September 19, 2007

Saltfork Craftsmen Artist Association 11th Annual Conference

I am going to the Saltfork Craftsmen Artist Association 11th Annual Conference! Join me in Perry Oklahoma. Follow the link for more details.

Update: It was great! Maurice Hamburger made a special effort to use hand-hammer techniques for everything other than drawing out stock, so we could take his ideas home and try them out. Jim Keith made an awesome dragon, and had a dragon-handled fireplace set so we could see where he was going with the final product.

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September 05, 2007

Books on Blacksmithing

For Christmas 2006, I received 2 Blacksmithing books, "The Backyard Blacksmith: Traditional Techniques for the Modern Smith" by Lorelei Sims, and "The Blacksmith's Craft: A Primer of Tools & Methods" by Charles McRaven.

"The Backyard Blacksmith" has the best pictures and layout of any how-to book I've seen. Lorelei does a wonderful job of discussing basic and intermediate blacksmithing skills. I also enjoyed the list of projects in the back, with still more step-by-step color photos. If you learn by seeing, rather than by reading, buy this book!

"The Blacksmith's Craft" is an updated version of a book written in the 1980's for the "Back To The Land" audience. As such, there are a number of references to barn building, etc. but I really enjoyed his discussion of steel, what I might call junk-yard steel, and forge welding. The author is refreshingly open and honest about the difficulties that some smiths have with forge welding, and mentions various helpful tips and alternatives.

In summary, I liked them both, but if I had to choose, I would always go with "The Backyard Blacksmith" by Lorelei Sims.





August 11, 2007

Planning for a new shop

I just wanted everyone to know that I'm not dead! I have been working on a programming project this spring and summer which will finance my new workshop. I am thinking about a 30 x 50 foot shop - enough room for a blacksmith shop, lots of shelves, storage area, and a secure parking place for the lawn mower. I'll need to clear the site and level it to within 3 inches. I know where I will be building, but I need to get my brother's bulldozer over here before I can get much done.

December 30, 2006

Hardie Tools from Shackle Rod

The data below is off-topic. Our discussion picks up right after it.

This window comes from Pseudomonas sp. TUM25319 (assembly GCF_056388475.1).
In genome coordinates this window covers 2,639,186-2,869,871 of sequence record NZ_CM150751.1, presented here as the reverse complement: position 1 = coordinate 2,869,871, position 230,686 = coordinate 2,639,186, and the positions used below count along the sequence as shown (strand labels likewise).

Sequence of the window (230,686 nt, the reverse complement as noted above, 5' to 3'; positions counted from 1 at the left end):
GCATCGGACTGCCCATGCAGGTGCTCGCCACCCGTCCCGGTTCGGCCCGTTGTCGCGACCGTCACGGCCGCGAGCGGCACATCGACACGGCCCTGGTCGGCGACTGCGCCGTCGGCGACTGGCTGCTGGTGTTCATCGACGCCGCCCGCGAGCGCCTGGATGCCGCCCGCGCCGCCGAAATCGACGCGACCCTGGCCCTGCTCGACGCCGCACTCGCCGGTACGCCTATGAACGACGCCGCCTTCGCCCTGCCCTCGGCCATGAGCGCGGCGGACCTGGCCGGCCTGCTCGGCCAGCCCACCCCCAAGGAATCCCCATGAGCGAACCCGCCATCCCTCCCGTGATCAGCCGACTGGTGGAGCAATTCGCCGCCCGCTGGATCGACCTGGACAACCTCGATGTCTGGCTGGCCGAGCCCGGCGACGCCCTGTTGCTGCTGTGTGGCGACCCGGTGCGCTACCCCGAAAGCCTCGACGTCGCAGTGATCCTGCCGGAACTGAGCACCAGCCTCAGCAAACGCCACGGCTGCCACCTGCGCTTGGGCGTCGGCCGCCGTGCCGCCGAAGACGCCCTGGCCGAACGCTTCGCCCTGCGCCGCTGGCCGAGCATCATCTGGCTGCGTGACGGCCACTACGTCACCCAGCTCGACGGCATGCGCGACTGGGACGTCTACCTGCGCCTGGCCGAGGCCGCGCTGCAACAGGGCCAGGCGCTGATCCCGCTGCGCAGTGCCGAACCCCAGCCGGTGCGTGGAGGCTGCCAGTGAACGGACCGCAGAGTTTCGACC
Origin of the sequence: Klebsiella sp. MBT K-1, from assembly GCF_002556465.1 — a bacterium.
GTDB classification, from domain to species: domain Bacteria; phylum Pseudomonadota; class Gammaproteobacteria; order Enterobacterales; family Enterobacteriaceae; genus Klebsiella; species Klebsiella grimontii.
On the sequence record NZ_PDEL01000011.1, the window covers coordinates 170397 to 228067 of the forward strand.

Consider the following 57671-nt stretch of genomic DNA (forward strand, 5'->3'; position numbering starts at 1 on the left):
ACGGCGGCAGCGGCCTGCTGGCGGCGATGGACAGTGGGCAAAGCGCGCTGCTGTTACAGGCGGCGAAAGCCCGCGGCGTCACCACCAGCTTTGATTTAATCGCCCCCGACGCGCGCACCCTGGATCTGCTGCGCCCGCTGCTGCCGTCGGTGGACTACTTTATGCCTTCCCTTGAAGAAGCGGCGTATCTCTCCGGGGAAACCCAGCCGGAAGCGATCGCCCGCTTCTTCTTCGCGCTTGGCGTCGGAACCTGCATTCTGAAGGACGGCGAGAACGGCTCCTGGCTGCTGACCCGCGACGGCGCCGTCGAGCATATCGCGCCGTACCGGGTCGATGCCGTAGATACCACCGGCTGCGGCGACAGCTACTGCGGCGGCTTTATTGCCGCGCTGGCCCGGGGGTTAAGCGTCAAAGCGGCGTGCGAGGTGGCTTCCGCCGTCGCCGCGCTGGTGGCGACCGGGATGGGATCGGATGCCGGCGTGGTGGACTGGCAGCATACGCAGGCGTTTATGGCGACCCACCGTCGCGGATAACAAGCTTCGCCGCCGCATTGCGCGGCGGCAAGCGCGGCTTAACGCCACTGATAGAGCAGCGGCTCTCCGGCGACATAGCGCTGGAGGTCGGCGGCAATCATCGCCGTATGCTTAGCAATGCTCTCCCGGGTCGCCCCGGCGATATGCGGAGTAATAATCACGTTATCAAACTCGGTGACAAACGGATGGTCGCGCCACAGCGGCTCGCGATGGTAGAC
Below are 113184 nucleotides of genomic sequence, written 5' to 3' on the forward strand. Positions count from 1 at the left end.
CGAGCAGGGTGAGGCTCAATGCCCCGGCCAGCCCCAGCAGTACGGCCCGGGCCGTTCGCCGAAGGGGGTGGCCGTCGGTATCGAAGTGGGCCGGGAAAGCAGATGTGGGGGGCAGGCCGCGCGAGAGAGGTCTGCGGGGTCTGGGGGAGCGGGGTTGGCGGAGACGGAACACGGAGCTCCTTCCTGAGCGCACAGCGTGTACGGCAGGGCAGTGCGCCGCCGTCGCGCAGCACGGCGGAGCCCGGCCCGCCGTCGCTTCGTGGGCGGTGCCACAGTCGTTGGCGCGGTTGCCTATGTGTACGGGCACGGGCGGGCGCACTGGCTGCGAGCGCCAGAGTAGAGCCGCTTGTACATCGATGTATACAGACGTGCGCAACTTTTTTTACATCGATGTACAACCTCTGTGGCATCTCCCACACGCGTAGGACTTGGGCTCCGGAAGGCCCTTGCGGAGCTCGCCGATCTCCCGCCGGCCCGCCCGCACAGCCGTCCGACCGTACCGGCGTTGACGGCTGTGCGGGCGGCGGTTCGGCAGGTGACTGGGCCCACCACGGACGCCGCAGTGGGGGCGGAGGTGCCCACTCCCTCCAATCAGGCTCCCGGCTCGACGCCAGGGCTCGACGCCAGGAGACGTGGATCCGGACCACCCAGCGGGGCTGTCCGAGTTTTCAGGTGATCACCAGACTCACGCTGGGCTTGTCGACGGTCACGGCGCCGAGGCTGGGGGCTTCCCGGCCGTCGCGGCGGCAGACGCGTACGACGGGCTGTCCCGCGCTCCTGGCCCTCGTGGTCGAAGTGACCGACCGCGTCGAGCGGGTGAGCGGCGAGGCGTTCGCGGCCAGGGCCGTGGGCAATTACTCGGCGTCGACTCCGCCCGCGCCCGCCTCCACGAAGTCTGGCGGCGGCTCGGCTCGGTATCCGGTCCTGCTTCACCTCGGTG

Bill Kendall showed me a few of his hardie tools, and gave me a few ideas about how to make them from shackle rod aka "sucker rod" ends. He had a "hot cut", a bending fork, and a bick. He also showed me a piece of mild steel with a tab bent down that fits into the hardie to hold it in place.

I have one large piece of shackle rod, and a few smaller pieces, and I spotted a few rod pieces on a recent walk across my land. Since I don't want to use tongs, I am leaving the rod about 3 feet long.

First comment: wow! it takes some work to shape a 1.25 inch bar!

My recommended steps are: square up and draw down the shank to size (7/8 inch for me). Now form the chisel shape at end. A hot cutter has a thinner blade, while a cold cutter has a blunt "chisel shaped" working end. Now you can cut below the shank with a hacksaw, but make SURE you do not have any more forging to do. Try a little fine oil or cutting fluid. If the shank doesn't quite fit, you can file or grind it. I tried to heat and draw out my hardie shank that last 1/8 inch over the anvil, but I could not hold on to it with my tongs (I only have one pair that is remotely useful for that shape). I think the Uri Hofi Woop tongs demonstrated on IForgeIron might work. I have not tempered mine yet, but such a large chunk of metal would need a nice soak in the fire before quenching and tempering.

December 07, 2006

Cheap and Easy Brake Drum Forge

Here is a link to how to build a Brake Drum forge on the cheap. Personally, I would put the fire pot into a cut up 55 gallon drum to act as a wind shield and coal reservoir / pan, but he wanted to be able to break it down and store it compactly in his garage. My complements!